What happens to kids between youth and high school?

Why do my high school students only want to know the answers?  Why don’t they help each other learn?

My boys (5, 3, and 1) are very interested in the world around them.  So are their friends.  What happens before they reach high school?  Can I do anything to reverse this process?

At the park today, my oldest was practicing his monkey bars, and he was actively encouraging kids he just met to learn how to do it, which is exactly how he learned.  My three-year old was mooching some swinging lessons from the parent beside him, while I tried to push two boys on the swings while holding a 1 year old.  He wanted to learn, and was eager to see advice from a knowledgeable adult.  My one-year old was the consummate explorer, as every child is.  So, what happens?

Why do students resist working in groups?  Why don’t students want to help their peers who struggle, voluntarily?  Why do students only expect answers from the teacher and not mooch from the environment around them?  Why do students stop exploring and inquiring?

What is so broken with American education that natural aspects of young kids virtually disappears by the time the kids reach high school?

I know that’s the million dollar question, but educators cannot just ignore the fact that this happens.  While I don’t know the fix, I am willing to try everything in order to get results.

My oldest son has learned SO MUCH in his first four years of life.  Freshmen enter high school as mature, young-adult learners.  Why cannot we get as much growth from these young adults all parents get from their 0-4 year olds?

These two questions frustrate me entirely.  American education must be doing something wrong.


2 thoughts on “What happens to kids between youth and high school?

  1. Will Richardson June 19, 2012 / 6:57 pm

    Hey Justin,

    Congrats on starting the blog! Hope you find the process enlightening.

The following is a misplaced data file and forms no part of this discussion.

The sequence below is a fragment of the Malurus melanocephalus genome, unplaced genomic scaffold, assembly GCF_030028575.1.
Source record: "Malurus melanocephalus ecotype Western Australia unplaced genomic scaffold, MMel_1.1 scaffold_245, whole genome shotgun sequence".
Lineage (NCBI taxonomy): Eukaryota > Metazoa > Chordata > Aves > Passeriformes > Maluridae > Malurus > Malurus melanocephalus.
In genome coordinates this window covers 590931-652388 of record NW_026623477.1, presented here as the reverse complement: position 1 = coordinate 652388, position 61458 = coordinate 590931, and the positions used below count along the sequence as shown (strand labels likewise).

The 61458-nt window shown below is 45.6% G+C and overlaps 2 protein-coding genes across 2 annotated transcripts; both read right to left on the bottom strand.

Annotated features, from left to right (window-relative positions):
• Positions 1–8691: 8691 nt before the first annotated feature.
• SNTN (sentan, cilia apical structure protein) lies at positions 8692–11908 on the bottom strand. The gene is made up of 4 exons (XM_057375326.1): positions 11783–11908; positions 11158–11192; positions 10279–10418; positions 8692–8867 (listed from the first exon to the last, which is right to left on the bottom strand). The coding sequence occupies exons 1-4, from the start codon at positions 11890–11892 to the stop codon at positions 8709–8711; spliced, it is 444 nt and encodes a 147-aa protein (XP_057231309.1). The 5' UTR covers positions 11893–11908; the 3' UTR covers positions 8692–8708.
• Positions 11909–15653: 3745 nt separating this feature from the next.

This is a great post, and it begs a question many of us are asking. But I think you know the answer, don’t you? Especially since you teach at DASD STEM. We take choice away. We deliver education. We work to make every child able to do pretty much the same thing. Does any of that sound like a recipe for instilling a passion to learn? What I liked about my short visit to your school was the sense of real choices that students had. And the trust that teachers put in their hands. Keep creating spaces where that’s possible and you’ll help your kids immeasurably.

  2. Andrew. June 26, 2012 / 8:02 pm

    Hate to be cliché here, but a lot of it is because of bullying. From an early age, a good deal of kids are picked on to the point where they no longer want to socialize with others, in fear of more harassment. This is especially prevalent in grades 5-8, where bullying reaches its peak. Even though kids mellow out after those years, we’re still left with the “Trust No One” mentality, that often results in asocial behavior. Many students want to learn more, but fear judgement from peers. It’s not that kids don’t want to learn, it’s that we fear the social consequences. Granted, the delivery of the information in class could use some rethinking, so that kids are more eager to learn, but I honestly don’t think it’s the system’s fault, so much as it is the students’. The real million dollar question here is,
    “How do we eliminate the “Trust No One” mentality, and open the floodgates to higher level education?”

    Just my two cents on the post.

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